The storm pounded the San Francisco Bay area this morning with remarkable ferocity, bringing winds of tropical storm force to the entire region, accompanied by extremely heavy rain. Sustained winds of 53 mph gusting to 67 mph were measured at the San Francisco airport, forcing cancellation of 35 flights. High winds on the Richmond-San Rafael Bridge forced closure of the bridge during the morning commute, when trucks toppled over on both upper and lower spans. Winds gusting to 70 mph were recorded on the Golden Gate bridge. At Mt. Diablo State Park just east of Oakland, sustained winds of 62 mph were reported at 9 am PST. A wind gust of 105 mph was reported at Los Gatos south of San Jose at 12pm PST. Ten inches of rain in 24 hours fell 13 miles southeast of Los Gatos.

In Southern California, the concern is heavy rain and flooding. Rainfall rates of up to an inch per hour are expected in the mountains, with total rain amounts of up to 10 inches expected in the south facing mountains. Landslides and debris flows are likely on the hillsides burned by the recent fires. Strong, damaging winds are expected over much of Southern California, as well. High winds over the the ocean will bring swells of 6-10 feet to the coast and 20 foot seas offshore, and isolated thunderstorms could spawn waterspouts. The storm responsible for the wild weather will weaken and move ashore on Saturday over British Columbia, but will still be strong enough to bring additional heavy rains, high winds, and mountain snows to California through Sunday.

Jeff Masters

Winter Weather

Huge storm poised to pound California; snow falls in Florida

By: JeffMasters, 7:59 PM GMT on January 03, 2008

A large and very powerful Pacific storm is poised to hammer California this weekend, bringing blizzard conditions and sustained winds over hurricane force to the Sierra Mountains. The mighty storm, currently about 1000 miles west of the state of Washington, is intensifying rapidly today. As the system approaches the coast of Washington State on Friday afternoon, its pressure is expected to bottom out at 960 mb--a pressure similar to that of a Category 2 hurricane. High winds will buffet all of California Friday and Saturday, with sustained winds of hurricane force and gusts of 145 mph expected along the high ridge tops of the Sierra Mountains. Blizzard conditions will envelop much of the Sierras, with 2-5 feet of snow likely to fall by Saturday. Snowfall rates up to six inches per hour are expected. Travel will be difficult or impossible in the northern mountains of California Friday and Saturday.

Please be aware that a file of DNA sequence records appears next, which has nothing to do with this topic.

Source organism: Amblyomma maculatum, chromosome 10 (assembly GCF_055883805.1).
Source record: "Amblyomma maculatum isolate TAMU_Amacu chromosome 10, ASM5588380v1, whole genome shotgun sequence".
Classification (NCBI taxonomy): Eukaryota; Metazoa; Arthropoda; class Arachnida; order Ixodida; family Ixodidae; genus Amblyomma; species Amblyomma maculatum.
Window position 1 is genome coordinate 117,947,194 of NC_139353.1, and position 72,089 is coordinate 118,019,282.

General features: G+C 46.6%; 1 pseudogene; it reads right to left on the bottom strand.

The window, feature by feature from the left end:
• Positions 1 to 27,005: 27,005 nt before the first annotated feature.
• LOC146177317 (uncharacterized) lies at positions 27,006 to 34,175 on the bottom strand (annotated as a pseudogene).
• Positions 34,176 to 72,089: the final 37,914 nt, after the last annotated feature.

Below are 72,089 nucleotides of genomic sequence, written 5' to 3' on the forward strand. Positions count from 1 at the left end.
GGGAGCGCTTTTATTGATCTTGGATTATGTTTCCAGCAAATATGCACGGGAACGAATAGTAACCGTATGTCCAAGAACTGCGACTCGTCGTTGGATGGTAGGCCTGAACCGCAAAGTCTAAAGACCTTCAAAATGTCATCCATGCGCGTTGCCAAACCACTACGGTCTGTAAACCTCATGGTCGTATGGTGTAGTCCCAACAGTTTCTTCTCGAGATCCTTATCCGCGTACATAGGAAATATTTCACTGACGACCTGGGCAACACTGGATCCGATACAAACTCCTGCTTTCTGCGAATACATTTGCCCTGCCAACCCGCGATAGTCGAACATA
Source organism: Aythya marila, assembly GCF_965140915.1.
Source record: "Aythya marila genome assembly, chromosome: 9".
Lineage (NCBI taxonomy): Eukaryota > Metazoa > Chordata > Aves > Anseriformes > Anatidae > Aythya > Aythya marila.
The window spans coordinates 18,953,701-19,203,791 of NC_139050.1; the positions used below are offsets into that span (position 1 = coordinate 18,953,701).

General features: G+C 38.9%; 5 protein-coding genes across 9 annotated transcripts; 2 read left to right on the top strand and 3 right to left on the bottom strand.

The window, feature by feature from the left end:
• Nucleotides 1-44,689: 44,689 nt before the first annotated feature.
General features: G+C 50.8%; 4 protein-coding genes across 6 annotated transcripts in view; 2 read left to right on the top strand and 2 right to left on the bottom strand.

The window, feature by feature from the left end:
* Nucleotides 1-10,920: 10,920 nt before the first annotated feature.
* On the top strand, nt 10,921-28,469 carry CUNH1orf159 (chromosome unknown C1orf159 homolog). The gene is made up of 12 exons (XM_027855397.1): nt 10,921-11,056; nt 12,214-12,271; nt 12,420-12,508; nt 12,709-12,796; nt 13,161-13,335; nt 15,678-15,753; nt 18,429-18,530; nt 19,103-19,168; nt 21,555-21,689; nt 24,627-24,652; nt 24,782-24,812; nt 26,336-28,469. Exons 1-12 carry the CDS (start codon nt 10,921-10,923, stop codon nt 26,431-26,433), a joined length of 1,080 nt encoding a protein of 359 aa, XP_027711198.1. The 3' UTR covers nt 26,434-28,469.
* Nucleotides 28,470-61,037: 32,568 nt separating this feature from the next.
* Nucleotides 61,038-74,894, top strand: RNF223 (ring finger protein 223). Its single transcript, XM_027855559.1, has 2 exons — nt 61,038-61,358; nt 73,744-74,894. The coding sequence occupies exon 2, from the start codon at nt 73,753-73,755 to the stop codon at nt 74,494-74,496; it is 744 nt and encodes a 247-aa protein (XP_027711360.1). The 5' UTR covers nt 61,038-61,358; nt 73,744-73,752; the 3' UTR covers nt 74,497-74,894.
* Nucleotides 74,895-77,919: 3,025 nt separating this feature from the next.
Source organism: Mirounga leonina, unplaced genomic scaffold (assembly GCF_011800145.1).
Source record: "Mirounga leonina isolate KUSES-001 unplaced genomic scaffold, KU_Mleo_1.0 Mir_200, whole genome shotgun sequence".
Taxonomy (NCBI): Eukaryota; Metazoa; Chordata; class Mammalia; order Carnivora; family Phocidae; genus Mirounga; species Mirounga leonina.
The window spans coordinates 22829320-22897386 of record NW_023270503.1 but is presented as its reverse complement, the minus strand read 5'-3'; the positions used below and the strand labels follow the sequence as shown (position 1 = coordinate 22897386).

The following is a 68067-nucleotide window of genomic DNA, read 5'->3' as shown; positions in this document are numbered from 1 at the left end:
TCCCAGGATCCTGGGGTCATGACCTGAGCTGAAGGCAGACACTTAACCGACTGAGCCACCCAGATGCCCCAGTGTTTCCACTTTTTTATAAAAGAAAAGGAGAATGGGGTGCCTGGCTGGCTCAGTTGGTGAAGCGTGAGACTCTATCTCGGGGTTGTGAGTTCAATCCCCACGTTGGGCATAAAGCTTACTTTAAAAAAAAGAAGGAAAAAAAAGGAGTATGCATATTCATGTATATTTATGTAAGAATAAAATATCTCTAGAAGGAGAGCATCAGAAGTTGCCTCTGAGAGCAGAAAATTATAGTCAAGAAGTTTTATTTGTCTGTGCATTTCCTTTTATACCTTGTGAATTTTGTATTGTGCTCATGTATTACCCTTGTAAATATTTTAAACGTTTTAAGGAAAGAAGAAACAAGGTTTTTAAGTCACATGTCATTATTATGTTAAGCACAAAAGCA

Figure 1. A massive winter storm (left side of image) prepares to hammer the U.S. West Coast on Friday and Saturday. A second, weaker storm is affecting the coast today.
In Southern California, the concern is heavy rain and flooding. Rainfall rates of up to an inch per hour are expected in the mountains, with total rain amounts of up to 10 inches expected in the south facing mountains. Landslides and debris flows are likely on the hillsides burned by the recent fires. Strong, damaging winds are expected over much of Southern California, as well. High winds over the the ocean will bring swells of 6-10 feet to the coast and 20 foot seas offshore, and isolated thunderstorms could spawn waterspouts. The storm responsible for the wild weather will weaken and move ashore on Saturday over British Columbia, but will still be strong enough to bring additional heavy rains, high winds, and mountain snows to California through Sunday.

Florida snow
It's cold in Florida! Snow flurries were reported along the east central coast of the state this morning, near Daytona Beach and Cocoa. It was the first snow seen in the region since 2003.The cold air behind the cold front responsible for the freeze was pushed by an unusually strong high pressure system. Tallahassee, Florida reported a new atmospheric pressure record at 11 am today: 30.77 inches (1042 mb). The previous record was 30.74 inches (1041 mb) which occurred on January 4th 1979 and again on February 5th 1996. Record low temperature records were set in Fort Myers (32° F), Miami Beach (40° F) and Key West (45° F) this morning, and citrus growers worked hard to keep their orange crops from freezing.

Jeff Masters

Winter Weather

Top U.S. weather story of 2007: the Southeast U.S. drought

By: JeffMasters, 3:29 PM GMT on January 01, 2008